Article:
Charles Seife

From Wikipedia, the free encyclopedia
Jump to: navigation, search

Charles Seife is an American author, journalist and professor.

His first published book is Zero: The Biography of a Dangerous Idea and is his most well-known book. In one review of this book, someone[who?] claims that Seife has contradicting information within the book as well as information that belittles the subject of the book as a whole.[1]

Seife had written within the scientific community for years before that book, having done freelance work for New Scientist, Scientific American, The Economist, Science, Wired UK and The Sciences, among others.[2]

Another well-known book from Seife is Proofiness: How You're Being Fooled By the Numbers. Here, Seife focuses on how much propaganda uses numbers worded in a such a way that they confuse people and can be misinterpreted. Potential consumers can be made to find this "product" appealing even though what they see, hear, or read may not be true. Seife then goes into further detail about today's society and how easily people are tricked into believing in propaganda and how easily that propaganda is "shaping" today's society.[3]

Throughout his career, Seife has written many book reviews. Specifically, he reviews books which focus on mathematics. One book, called Mathematics Elsewhere, was reviewed by Seife and then criticized for its information. Seife here points out that there are many different interpretaions of the Mayan calendar and that, from a mathematical standpoint, the calendar was created before "Leap Year," so the supposed apocalypse would have come and gone years ago.[4]

Another review written by Seife was that of a book called The Science of "Disestimation". Seife claims that the book conducted a study to see how much people knew about religion. This study was conducted to see whether or not "religious" or "non-religious" people knew more about the subject. The study claimed that out of a total of 32 points, atheists and agnostics scored, on average, 4.9 % higher than the supposed "religious" people. Seife claims that that the author, Pew Forum on Religion and Public Life, failed to point out and emphasize was that the atheists and agnostics group make up only 212 people out of the 3412 in the sample. Mathematically, there are hundreds of possible reasons for this 4.9 % difference, but whether or not it is a significant difference cannot be determined because of the sample size. Seife believes that another flaw is that Pew leaves out entire groups of people from the population and combines different groups together (Catholics, Protestants, Mennonites, Baptists, etc.).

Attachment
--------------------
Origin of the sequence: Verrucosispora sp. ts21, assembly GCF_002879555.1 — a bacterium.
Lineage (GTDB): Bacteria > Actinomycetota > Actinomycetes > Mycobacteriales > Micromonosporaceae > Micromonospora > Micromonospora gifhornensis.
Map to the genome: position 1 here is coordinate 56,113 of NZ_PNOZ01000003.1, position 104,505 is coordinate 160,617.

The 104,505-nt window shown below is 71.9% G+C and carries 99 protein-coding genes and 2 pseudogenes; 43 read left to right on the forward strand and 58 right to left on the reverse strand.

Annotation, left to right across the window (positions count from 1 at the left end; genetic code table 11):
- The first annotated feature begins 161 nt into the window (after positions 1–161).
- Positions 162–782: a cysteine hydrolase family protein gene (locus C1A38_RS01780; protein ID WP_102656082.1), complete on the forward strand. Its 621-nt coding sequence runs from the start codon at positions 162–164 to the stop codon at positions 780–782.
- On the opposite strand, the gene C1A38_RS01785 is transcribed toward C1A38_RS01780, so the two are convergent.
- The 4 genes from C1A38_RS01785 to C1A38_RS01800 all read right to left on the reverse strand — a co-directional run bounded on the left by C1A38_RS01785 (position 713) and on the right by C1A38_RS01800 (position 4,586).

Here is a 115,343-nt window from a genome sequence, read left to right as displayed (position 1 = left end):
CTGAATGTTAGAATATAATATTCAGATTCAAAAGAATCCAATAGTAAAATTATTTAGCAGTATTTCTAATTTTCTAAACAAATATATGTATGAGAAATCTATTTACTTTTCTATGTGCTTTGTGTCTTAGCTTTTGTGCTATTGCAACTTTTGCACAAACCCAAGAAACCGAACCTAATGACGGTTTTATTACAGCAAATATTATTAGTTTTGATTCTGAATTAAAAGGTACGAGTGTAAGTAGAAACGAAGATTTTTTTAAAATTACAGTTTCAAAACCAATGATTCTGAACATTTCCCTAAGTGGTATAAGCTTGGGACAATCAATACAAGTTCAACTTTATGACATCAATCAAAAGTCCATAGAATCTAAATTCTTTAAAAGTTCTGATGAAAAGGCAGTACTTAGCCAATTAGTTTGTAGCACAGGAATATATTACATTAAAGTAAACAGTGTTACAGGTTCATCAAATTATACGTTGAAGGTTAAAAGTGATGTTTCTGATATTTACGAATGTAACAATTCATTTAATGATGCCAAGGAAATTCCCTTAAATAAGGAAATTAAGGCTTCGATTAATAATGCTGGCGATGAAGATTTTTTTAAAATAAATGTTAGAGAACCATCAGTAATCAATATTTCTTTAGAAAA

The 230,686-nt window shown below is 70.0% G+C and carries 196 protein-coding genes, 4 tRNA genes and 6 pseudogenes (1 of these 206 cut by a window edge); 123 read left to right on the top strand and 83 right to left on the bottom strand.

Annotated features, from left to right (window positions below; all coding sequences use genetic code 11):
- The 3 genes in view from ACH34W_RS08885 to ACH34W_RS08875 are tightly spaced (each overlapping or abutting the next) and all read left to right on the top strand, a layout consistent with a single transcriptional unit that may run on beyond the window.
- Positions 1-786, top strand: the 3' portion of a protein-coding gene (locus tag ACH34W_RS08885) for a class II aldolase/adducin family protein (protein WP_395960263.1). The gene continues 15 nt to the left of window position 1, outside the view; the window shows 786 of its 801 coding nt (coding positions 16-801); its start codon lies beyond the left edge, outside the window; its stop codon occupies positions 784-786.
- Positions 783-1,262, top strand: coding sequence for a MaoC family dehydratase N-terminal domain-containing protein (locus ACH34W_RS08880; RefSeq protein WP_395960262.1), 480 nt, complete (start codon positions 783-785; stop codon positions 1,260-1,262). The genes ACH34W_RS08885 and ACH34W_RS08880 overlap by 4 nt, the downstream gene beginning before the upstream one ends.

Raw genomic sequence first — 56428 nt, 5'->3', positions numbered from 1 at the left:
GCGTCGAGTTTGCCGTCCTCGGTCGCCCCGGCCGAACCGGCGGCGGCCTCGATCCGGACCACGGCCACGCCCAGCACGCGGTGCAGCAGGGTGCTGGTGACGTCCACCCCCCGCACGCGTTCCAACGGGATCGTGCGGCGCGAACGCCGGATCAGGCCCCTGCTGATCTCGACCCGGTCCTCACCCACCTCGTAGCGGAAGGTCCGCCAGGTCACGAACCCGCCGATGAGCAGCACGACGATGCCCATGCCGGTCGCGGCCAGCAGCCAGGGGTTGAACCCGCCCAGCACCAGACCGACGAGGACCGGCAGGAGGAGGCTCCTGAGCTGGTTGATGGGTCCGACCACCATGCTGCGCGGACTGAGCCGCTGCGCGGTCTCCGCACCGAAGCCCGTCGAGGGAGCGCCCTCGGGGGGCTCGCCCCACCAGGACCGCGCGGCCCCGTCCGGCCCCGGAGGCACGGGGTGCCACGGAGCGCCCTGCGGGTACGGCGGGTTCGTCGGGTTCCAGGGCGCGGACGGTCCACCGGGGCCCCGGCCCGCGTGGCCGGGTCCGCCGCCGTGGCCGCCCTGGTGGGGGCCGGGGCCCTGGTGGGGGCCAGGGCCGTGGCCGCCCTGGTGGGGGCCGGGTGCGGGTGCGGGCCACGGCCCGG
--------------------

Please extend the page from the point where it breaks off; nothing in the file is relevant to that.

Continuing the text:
Prior to his career in journalism, Seife received a mathematics degree from Princeton University, an M.S. in mathematics from Yale University and a M.S. in journalism from Columbia University.[5] He worked for the NSA during the summers of 1992 and 1993 as an Princeton undergraduate and lamented in a 2013 Slate piece that current employees are not speaking out or knowingly complicit in ongoing NSA surveillance scandals.[6]

He has written six books:

He currently lives in New York City and is an associate professor in New York University's journalism department.[3]

Professional associations[edit]

He is a member of PEN, the National Association of Science Writers, and the D.C. Science Writers Association.

Seife is among a small number of people with a defined Erdős–Bacon number: 7. [7] [8] [9] [10]


  • 2001 PEN/Martha Albrand Award for First Nonfiction for Zero: The Biography of a Dangerous Idea

See also[edit]


  1. ^ Barrow-Green, June (2004). "Charles Seife. Zero: The Biography of a Dangerous Idea". ISIS: Journal of the History of Science in Society 95 (2): 279. 
  2. ^ Charles Seife:
  3. ^ a b Seife, Charles (2010). Proofiness: How You're Being Fooled by the Numbers. New York: Penguin. 
  4. ^ Seife, Charles (2012). "Mathematics Elsewhere". Wilson Quarterly 27 (1): 124. 
  5. ^ Journalism at NYU - Faculty
  6. ^ An Open Letter to My Former NSA Colleagues Mathematicians, why are you not speaking out?
  7. ^ Simonotto, Enrico (1997). "Visual Perception of Stochastic Resonance". Phys. Rev. Lett. 78 (6): 1186. Bibcode:1997PhRvL..78.1186S. doi:10.1103/PhysRevLett.78.1186. 
  8. ^ MR 1713088
  9. ^ MR 927222
  10. ^ MR 942062

External links[edit]